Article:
Chiropractic: A Profession Coming of Age ~
An Interview with David Chapman-Smith, LL.B.
SOURCE: Health Insights Today
Interview by Carl S. Cleveland III, DC
David Chapman-Smith, the Secretary-General of the World Federation of Chiropractic (WFC), is a New Zealand-born attorney who now resides in Toronto, Canada. Chapman-Smith’s introduction to chiropractic came when he represented the New Zealand Chiropractic Association before that nation’s Commission on Inquiry into Chiropractic in the late 1970s. The Commission’s report was the world’s first major independent evaluation of chiropractic and set the stage for many later advances.
For Chapman-Smith, the whirlwind years of the New Zealand Commission were a prelude to what has become a career-long mission on behalf of chiropractic. He has served the WFC since its inception in the late 1980s and is widely recognized as the world’s leading non-chiropractor advocate for the profession.
As an attorney, you represented the New Zealand Chiropractic Association during the New Zealand government’s Commission on Inquiry into Chiropractic. The outcome was a report that was distributed around the globe that had tremendous impact for the chiropractic profession. Share your experience and tell us about the conclusions of that Commission.
There was a Commission in 1978–1979 and it had an influence internationally partly because the Commission visited North America, England, Australia as well as sitting in New Zealand. The commissioners visited chiropractic colleges, workers’ compensation boards, medical schools and associations to get a wider picture of the profession. That contributed to its findings and its international significance.
Its findings were basically that the chiropractic profession was occupying a place within overall health care services that was missing in medical education and practice. It used the language of musculoskeletal problems, functional problems, and manual care to correct those. The Commission looked both at the philosophy and the principles of the profession and its approach to treatment, in saying that the chiropractic profession was offering a valuable service, something that no one else could offer, and that it should be an important part of the health care system in the country.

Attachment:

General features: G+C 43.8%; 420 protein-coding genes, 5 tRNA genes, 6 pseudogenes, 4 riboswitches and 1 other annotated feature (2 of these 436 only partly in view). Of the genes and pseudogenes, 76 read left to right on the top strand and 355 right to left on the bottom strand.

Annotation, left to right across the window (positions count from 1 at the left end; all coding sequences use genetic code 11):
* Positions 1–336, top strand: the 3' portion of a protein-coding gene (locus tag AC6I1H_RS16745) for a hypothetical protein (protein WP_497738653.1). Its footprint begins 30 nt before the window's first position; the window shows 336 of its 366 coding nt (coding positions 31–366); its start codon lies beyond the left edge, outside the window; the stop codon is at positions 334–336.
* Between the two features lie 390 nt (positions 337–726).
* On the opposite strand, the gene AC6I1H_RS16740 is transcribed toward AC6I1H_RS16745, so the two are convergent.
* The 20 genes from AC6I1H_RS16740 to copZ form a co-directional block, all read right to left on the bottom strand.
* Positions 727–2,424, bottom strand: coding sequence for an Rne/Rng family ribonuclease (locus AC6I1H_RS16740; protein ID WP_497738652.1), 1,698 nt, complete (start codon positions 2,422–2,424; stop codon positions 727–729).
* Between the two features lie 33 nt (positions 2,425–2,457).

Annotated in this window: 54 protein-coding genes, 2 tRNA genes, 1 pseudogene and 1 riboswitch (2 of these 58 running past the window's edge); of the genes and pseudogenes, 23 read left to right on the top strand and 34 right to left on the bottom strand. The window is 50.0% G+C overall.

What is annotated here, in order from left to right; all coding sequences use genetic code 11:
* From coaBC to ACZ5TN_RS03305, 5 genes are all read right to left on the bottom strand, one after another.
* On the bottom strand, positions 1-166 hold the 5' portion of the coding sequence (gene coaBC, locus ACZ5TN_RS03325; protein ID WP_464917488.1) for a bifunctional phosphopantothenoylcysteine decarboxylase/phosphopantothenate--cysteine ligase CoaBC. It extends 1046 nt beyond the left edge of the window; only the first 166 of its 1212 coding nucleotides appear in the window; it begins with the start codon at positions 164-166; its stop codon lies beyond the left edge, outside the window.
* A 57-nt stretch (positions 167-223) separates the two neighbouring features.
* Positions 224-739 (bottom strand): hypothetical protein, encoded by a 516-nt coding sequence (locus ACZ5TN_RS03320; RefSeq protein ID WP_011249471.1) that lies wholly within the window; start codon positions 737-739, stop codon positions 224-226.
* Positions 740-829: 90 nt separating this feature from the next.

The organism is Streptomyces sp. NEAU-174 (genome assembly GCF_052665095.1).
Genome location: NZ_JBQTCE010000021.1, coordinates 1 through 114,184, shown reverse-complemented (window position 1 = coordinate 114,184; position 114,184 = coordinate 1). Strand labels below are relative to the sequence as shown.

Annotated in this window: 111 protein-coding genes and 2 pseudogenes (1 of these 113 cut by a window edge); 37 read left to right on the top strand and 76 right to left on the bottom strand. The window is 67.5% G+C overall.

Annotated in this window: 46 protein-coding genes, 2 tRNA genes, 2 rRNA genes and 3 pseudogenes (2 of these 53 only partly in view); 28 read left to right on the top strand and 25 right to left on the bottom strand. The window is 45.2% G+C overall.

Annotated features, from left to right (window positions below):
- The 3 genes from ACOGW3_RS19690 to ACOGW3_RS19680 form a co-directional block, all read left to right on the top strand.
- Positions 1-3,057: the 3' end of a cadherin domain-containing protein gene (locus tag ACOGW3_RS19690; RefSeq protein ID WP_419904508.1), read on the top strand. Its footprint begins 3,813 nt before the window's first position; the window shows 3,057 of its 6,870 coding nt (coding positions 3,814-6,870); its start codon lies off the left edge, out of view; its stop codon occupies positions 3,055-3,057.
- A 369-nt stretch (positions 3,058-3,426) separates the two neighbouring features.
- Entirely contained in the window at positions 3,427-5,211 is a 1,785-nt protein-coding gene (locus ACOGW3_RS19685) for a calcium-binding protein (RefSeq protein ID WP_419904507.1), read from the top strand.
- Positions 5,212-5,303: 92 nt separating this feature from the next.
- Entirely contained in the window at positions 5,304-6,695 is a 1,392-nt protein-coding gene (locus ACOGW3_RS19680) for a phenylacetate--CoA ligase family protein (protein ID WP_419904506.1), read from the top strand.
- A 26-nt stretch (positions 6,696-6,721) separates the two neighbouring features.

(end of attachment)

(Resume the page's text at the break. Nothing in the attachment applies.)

Why a Commission on Inquiry into Chiropractic?
The reason there was a commission in the first place was a large public petition. In fact, it was the second largest public petition in the history of the country at the time. Chiropractic was known in the country but there were only about 120 chiropractors. It was regulated by law, but New Zealand had a socialized medical system in which medical care was partially reimbursed by the government but chiropractic care was not. So patients were essentially asking for coverage under the national system. There was a commission because when that petition was presented to government, and it was faced with essentially a financial issue—the public asking for more money—it passed it off to a commission to look into the whole philosophy, principles, education and practice of chiropractic. Really, what had been a very positive petition for chiropractic ended up in a commission that threatened it.
So this commission came about because reimbursement for chiropractic services was not part of the New Zealand socialized medical system, and public demand wanted that corrected.
That’s right, and you’re talking about the late 1970s, so this was a stage where there was very little cooperation between the professions, with chiropractic practices very much in isolation from the mainstream system. But, as it had elsewhere in the world, chiropractic had found its place because it delivered a service that people needed and wanted.
Read the rest of this fascinating interview @:
and review the Commission Report @